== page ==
It’s only a matter of time.
Once President Trump tires of telling us how many jobs he’s kept in America and discovers the difficulty in building a wall that stretches 1,000 miles, he’s going to take shots at China.
Past behavior suggests that these shots will come in a different forms.
He will claim that the world economy is a zero sum game and that every RMB in the China GDP comes at the expense of a U.S. dollar.
He will criticize China for meddling in North Korea.
He will draw a line in the sand and dare American companies to manufacture goods in China.
He will to cozy up to Taiwan just to get a rise out of China.
He will insult China by claiming to be a big fan because he watches kung fu movies on late night cable.
When these actions and others take place, China will respond in kind.
This handy guide from SupChina (h/t to Will Moss who highlighted the guide on Twitter) offers help in interpreting whether the remarks come from an authoritative source, a person with no clue or someone in between.
According to Graham Webster, who put together the guide:
“A few years ago, Alice L. Miller — a former CIA China analyst and veteran scholar of China’s elite politics — provided a vivid rundown of authoritative, quasi-authoritative, and non-authoritative Chinese media sources. It can be found, of all places, in a remarkable footnote to a paper by Michael Swaine of the Carnegie Endowment for International Peace. Based on Miller and Swaine’s insights, Hong Kong-based designer Jason Li and I compiled this visual guide …”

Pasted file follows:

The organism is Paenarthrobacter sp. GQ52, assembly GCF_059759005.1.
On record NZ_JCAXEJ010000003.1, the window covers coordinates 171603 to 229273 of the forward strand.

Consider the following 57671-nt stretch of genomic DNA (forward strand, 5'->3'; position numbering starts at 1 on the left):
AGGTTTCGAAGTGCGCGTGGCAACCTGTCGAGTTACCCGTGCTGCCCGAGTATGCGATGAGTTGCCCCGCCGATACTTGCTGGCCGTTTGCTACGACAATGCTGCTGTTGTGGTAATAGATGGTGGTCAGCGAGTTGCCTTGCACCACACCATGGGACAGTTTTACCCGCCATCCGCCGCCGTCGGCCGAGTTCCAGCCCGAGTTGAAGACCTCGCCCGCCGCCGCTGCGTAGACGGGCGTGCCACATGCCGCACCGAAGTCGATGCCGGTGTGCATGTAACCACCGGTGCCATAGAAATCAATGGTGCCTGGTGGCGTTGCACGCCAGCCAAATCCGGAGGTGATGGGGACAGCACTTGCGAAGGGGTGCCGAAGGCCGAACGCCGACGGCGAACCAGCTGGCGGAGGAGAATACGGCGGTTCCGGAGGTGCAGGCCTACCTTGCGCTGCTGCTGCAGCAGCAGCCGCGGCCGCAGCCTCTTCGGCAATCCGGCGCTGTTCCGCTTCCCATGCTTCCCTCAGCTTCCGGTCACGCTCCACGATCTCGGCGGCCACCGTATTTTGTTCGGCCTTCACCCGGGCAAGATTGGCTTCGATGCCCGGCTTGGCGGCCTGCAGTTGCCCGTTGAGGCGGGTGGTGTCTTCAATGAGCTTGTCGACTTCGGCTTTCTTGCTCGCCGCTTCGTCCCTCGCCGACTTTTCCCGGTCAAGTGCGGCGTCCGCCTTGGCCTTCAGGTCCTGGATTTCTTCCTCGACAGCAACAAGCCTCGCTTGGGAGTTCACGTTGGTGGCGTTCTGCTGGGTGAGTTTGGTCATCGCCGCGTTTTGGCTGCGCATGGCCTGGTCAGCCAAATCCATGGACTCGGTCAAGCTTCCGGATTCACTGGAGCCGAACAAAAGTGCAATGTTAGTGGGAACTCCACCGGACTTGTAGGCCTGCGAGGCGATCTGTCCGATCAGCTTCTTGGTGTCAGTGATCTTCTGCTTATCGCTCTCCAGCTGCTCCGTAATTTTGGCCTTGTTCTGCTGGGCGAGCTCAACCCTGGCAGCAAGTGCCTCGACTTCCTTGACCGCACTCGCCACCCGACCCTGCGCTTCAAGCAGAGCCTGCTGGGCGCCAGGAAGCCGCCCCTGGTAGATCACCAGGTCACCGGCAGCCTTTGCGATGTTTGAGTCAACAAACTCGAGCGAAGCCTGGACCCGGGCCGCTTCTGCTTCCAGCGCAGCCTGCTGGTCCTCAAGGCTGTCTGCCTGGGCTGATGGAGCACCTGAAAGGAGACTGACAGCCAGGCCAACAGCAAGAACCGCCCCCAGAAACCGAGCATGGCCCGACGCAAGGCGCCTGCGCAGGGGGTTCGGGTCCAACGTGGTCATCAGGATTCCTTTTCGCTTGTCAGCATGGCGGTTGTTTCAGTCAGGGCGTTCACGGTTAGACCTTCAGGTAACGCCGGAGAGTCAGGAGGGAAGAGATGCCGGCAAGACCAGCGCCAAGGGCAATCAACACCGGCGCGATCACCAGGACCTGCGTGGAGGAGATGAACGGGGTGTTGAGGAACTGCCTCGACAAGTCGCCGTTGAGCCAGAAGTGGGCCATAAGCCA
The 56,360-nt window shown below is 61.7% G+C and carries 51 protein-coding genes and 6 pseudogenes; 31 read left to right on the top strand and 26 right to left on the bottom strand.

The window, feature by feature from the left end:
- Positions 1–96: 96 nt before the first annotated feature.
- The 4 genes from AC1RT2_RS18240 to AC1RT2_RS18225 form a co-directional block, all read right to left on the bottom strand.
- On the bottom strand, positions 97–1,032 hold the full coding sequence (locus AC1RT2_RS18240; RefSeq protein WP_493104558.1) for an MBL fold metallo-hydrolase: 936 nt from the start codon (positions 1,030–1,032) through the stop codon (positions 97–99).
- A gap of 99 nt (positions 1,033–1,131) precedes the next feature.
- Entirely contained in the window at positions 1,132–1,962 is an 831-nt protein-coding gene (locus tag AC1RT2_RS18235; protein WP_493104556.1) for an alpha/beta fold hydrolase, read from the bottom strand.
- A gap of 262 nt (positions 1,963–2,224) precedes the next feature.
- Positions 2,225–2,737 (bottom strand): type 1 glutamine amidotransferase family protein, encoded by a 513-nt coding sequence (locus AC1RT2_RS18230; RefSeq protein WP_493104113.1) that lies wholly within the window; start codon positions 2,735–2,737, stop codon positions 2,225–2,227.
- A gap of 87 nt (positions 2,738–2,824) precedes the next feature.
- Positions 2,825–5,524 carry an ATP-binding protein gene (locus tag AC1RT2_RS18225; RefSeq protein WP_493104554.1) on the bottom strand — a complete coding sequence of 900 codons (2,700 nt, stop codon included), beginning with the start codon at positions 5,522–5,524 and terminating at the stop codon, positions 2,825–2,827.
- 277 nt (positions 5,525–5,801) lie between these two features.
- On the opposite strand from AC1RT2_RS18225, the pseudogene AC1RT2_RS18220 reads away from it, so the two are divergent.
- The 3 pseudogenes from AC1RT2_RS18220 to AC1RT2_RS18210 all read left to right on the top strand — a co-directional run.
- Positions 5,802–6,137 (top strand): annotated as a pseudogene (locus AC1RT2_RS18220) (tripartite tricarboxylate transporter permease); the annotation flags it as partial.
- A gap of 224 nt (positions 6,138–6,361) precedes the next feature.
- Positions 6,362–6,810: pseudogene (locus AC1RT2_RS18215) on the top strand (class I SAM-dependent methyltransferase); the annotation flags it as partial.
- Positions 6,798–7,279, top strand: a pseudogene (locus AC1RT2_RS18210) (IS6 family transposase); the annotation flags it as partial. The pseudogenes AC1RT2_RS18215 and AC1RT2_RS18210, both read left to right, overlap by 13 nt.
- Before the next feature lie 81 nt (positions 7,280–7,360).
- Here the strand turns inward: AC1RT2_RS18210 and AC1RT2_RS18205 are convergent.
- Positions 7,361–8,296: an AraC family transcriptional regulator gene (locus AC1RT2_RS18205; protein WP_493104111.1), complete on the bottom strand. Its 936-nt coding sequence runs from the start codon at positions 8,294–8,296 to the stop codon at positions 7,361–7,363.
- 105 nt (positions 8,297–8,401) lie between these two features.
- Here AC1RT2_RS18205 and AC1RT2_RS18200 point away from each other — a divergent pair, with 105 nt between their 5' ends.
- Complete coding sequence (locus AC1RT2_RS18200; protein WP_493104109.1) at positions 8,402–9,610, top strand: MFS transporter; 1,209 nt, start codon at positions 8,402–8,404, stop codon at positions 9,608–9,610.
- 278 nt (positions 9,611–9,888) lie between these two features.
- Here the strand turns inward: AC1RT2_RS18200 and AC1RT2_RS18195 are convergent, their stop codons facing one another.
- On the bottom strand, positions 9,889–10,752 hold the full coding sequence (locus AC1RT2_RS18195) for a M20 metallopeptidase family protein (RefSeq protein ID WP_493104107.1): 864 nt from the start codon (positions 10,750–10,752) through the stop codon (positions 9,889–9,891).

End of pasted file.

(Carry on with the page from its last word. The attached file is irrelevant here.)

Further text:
What I like about the guide is it takes an incredibly complex topic — government voices in a communist country — and provides context that doesn’t require a Ph.D. in China foreign affairs to understand.
Watching the inauguration, I couldn’t get the famous Chinese curse out of my mind,“May you live in interesting times.”
You know the world has been turned upside down when Chinese President Xi Jinping’s address at the World Economic Forum in Davos channels Abraham Lincoln: “Of the people, for the people, and by the people.”
And just to be clear and avoid this post being flagged as fake news, that photo of President Trump at the Great Wall comes compliments of Adobe Photoshop.